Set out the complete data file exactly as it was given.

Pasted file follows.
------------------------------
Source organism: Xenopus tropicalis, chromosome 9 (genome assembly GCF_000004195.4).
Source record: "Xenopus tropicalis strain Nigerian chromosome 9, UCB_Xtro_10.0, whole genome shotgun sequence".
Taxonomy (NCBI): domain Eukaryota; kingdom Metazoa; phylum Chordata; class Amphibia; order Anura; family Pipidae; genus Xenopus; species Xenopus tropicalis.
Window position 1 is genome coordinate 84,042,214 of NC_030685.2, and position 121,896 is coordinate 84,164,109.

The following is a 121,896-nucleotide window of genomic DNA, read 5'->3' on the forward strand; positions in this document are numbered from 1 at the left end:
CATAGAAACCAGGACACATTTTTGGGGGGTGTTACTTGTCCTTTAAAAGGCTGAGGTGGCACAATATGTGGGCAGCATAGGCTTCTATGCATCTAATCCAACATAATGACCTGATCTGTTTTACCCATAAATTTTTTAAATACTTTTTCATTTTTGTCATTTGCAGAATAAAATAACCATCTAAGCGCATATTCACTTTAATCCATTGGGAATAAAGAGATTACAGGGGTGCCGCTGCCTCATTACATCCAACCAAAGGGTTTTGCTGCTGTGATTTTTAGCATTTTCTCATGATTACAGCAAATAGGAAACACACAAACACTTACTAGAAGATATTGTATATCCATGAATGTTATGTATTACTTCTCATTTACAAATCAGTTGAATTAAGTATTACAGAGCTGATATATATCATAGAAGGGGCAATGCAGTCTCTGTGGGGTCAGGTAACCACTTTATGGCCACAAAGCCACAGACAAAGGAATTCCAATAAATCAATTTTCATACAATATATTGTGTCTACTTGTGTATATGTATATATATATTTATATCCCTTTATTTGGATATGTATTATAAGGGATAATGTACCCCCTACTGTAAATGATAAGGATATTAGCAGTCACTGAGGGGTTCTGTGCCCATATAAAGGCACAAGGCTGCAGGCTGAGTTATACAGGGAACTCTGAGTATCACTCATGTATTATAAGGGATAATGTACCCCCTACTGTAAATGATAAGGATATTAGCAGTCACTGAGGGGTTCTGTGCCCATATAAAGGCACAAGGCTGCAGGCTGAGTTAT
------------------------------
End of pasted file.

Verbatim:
Source organism: Xenopus tropicalis, chromosome 9 (genome assembly GCF_000004195.4).
Source record: "Xenopus tropicalis strain Nigerian chromosome 9, UCB_Xtro_10.0, whole genome shotgun sequence".
Taxonomy (NCBI): domain Eukaryota; kingdom Metazoa; phylum Chordata; class Amphibia; order Anura; family Pipidae; genus Xenopus; species Xenopus tropicalis.
Window position 1 is genome coordinate 84,042,214 of NC_030685.2, and position 121,896 is coordinate 84,164,109.

The following is a 121,896-nucleotide window of genomic DNA, read 5'->3' on the forward strand; positions in this document are numbered from 1 at the left end:
CATAGAAACCAGGACACATTTTTGGGGGGTGTTACTTGTCCTTTAAAAGGCTGAGGTGGCACAATATGTGGGCAGCATAGGCTTCTATGCATCTAATCCAACATAATGACCTGATCTGTTTTACCCATAAATTTTTTAAATACTTTTTCATTTTTGTCATTTGCAGAATAAAATAACCATCTAAGCGCATATTCACTTTAATCCATTGGGAATAAAGAGATTACAGGGGTGCCGCTGCCTCATTACATCCAACCAAAGGGTTTTGCTGCTGTGATTTTTAGCATTTTCTCATGATTACAGCAAATAGGAAACACACAAACACTTACTAGAAGATATTGTATATCCATGAATGTTATGTATTACTTCTCATTTACAAATCAGTTGAATTAAGTATTACAGAGCTGATATATATCATAGAAGGGGCAATGCAGTCTCTGTGGGGTCAGGTAACCACTTTATGGCCACAAAGCCACAGACAAAGGAATTCCAATAAATCAATTTTCATACAATATATTGTGTCTACTTGTGTATATGTATATATATATTTATATCCCTTTATTTGGATATGTATTATAAGGGATAATGTACCCCCTACTGTAAATGATAAGGATATTAGCAGTCACTGAGGGGTTCTGTGCCCATATAAAGGCACAAGGCTGCAGGCTGAGTTATACAGGGAACTCTGAGTATCACTCATGTATTATAAGGGATAATGTACCCCCTACTGTAAATGATAAGGATATTAGCAGTCACTGAGGGGTTCTGTGCCCATATAAAGGCACAAGGCTGCAGGCTGAGTTAT